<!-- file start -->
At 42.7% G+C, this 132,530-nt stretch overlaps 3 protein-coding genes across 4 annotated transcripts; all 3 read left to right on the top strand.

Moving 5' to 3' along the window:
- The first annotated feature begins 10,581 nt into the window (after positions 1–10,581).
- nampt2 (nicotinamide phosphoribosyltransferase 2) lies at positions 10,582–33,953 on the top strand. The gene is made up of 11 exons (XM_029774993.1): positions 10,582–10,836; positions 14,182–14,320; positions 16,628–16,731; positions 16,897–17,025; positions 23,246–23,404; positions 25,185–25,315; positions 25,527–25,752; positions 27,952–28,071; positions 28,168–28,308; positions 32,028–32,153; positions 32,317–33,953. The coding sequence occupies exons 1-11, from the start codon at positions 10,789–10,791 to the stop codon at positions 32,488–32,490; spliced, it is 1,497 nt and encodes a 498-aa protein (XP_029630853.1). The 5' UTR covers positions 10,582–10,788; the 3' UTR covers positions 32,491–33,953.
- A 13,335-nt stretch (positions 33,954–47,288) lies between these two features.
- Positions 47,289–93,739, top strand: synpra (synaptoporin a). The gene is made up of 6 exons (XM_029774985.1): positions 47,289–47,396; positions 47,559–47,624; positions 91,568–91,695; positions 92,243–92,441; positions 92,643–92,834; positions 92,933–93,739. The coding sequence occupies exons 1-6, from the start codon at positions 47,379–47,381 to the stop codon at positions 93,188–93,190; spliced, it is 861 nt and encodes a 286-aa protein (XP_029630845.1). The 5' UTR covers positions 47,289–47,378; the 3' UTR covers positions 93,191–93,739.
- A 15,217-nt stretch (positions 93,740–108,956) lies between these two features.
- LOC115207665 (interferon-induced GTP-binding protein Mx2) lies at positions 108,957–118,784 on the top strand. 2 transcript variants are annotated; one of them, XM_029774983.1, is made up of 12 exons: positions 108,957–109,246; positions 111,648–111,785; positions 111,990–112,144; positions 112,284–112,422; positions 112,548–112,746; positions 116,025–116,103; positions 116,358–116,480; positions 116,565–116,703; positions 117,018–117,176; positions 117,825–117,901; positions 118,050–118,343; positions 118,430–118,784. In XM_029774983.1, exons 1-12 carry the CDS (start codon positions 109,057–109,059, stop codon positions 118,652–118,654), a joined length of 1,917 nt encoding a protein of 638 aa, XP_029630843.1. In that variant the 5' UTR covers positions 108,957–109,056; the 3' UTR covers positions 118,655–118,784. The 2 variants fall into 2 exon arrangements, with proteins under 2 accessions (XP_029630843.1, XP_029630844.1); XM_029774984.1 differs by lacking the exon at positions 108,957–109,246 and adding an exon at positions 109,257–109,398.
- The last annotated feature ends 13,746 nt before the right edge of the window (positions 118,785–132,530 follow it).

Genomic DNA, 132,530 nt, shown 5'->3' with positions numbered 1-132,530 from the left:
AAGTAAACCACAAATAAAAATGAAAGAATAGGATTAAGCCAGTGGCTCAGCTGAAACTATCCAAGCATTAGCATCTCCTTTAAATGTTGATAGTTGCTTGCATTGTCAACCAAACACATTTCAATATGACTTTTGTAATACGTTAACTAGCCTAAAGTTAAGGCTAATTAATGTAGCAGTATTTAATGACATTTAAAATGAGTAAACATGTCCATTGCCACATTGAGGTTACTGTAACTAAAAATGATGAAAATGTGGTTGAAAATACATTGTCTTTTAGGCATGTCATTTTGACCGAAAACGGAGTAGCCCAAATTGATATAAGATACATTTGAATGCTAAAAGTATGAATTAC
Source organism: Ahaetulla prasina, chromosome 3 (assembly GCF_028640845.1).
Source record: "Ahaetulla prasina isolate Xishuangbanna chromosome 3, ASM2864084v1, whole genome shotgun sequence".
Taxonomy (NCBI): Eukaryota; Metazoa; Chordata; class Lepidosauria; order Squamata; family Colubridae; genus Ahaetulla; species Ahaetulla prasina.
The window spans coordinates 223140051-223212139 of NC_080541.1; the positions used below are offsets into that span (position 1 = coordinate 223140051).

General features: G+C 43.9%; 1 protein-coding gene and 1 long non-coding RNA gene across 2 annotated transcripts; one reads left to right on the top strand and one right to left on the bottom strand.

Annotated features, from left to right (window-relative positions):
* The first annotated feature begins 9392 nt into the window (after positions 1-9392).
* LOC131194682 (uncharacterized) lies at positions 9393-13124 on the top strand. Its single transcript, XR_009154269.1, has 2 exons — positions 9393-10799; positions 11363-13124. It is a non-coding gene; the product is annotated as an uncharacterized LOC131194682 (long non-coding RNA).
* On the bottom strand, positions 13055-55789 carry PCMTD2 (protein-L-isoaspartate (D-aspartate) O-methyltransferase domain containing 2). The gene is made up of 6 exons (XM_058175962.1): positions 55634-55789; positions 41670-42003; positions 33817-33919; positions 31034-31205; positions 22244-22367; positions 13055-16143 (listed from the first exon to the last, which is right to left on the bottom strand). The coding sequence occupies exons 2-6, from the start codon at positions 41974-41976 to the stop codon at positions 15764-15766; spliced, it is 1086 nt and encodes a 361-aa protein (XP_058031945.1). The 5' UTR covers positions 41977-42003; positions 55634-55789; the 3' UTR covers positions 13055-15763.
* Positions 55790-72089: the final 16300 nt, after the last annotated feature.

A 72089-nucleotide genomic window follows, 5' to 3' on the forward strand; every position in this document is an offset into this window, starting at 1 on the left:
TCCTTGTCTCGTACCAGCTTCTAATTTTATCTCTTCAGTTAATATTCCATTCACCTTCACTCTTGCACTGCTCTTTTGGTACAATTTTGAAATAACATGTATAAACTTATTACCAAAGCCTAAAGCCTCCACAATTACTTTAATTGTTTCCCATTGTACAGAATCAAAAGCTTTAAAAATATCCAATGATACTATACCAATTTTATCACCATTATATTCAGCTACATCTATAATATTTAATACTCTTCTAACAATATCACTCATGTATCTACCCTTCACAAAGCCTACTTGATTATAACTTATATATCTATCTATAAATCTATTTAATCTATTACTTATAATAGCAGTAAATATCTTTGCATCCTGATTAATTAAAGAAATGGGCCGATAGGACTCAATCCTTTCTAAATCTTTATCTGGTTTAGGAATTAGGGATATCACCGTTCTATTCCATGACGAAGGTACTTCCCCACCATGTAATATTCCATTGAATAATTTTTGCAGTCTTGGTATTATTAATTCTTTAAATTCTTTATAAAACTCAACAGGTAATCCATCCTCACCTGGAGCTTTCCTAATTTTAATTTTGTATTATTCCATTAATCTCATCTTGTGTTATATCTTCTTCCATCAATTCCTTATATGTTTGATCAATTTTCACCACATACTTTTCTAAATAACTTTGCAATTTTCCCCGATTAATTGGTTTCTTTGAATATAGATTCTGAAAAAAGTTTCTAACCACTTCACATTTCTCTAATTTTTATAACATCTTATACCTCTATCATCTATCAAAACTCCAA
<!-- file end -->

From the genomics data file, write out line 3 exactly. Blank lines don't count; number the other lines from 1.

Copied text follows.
- The first annotated feature begins 10,581 nt into the window (after positions 1–10,581).